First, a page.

How to Implement Microsoft Dynamics CRM using Agile Methodology
Customer Relationship Management (CRM) is an ecosystem of practices and strategies which ensures that the organizational organism caters to the needs of customers and retains them efficiently. Every enterprise chooses a certain way to implement CRM. The most commonly used model is the Waterfall method.
The Waterfall method follows a linear trajectory starting with the collection of data and documents followed by designing and coding and testing of the system. After User Acceptance Test (UAT) and resolution of any issues, delivery of the product occurs. PRINCE2 (formulated by the UK government) and PMI PMP are two enforcements of the Waterfall method. While the latent issues could be weeded out in the design stage, there is a lack of awareness of problems that could arise after implementation of the structure. Moreover, when there is a need for change in the software, tedious control processes are involved. Presence of such difficulties resulted in the rise of the agile-alternative which responds to these shortfalls effectively.
What is the Agile methodology?
The Agile method of software development follows a recursive and reiterative style of growing and completing the product. Changes can be implemented over time by use of inter-departmental teams that bring together designers, developers, planners, and testers. A fixed time span (time-box) is determined over which these teams work continuously and recurrently to evaluate, modify, and maintain the product. The Agile methodology follows a cyclical pattern where the overall period is divided into phases (called ‘sprints’) and every sprint is allotted a determined time-period (usually in the unit of weeks). In the series of phases, each sprint is attributed a listing of deliverables. These deliverables are determined on the basis of business value (laid out by the client). In case any of the programmed work is not completed within the sprint, then the time line is revised and data is utilized to prepare the forthcoming sprints. Once the work is completed, it is analyzed by the client and project group. This is generally done using demos and daily designs. The client is an integral part of the Agile methodology, particularly during the reviews.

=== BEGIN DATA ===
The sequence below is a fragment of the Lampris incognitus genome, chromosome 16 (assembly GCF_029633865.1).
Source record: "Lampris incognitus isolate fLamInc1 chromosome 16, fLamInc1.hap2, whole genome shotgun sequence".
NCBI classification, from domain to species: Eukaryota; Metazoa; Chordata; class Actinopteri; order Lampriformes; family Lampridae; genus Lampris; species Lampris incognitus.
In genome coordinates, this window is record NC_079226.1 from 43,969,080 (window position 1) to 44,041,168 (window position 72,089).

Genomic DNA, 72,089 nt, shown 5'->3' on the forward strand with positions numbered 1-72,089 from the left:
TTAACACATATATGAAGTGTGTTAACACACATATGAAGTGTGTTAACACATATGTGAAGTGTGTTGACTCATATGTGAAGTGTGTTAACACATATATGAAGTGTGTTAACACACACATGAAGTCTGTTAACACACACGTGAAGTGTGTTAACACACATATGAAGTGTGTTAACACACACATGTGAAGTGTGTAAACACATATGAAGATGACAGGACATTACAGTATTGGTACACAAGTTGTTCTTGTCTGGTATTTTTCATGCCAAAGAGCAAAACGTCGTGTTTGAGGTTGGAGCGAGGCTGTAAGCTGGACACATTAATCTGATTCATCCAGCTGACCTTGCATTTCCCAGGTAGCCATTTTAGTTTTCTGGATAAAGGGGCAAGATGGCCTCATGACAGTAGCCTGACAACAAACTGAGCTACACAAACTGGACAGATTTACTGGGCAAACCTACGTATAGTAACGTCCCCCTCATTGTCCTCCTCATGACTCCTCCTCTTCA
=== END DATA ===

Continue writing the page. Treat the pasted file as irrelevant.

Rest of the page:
Is Agile CRM right for you?
The Agile methodology will sync with an organization which is looking for a self-maintaining mechanism where multi-dimensional goals can be accomplished in an integrative manner. Since Agile was born from multiple light-weight perspectives (of 1990s), any organization that takes up the Agile methodology must realize that its mode of operation is determined by value, than by intention for big-bang delivery. The Manifesto for Agile Software Development clearly spells “our highest priority is to satisfy the customer through early and continuous delivery of valuable software”. Agile method allows for the software to be delivered with negligible delay and consistent reiterations allow developers to approximate the client’s expectations. Two of the most significant merits of the Agile system are that it provides high transparency of processes and also permits for changes to be made comfortably at different points of time. The two issues that arise with Agile methodology are: it is complex than the linear patterns followed in waterfall method and in case the agile method is not implemented with proper planning, it could inherit performance deficiencies in the long run. An organization following this method must make sure that all the documentation is continuously updated and recorded.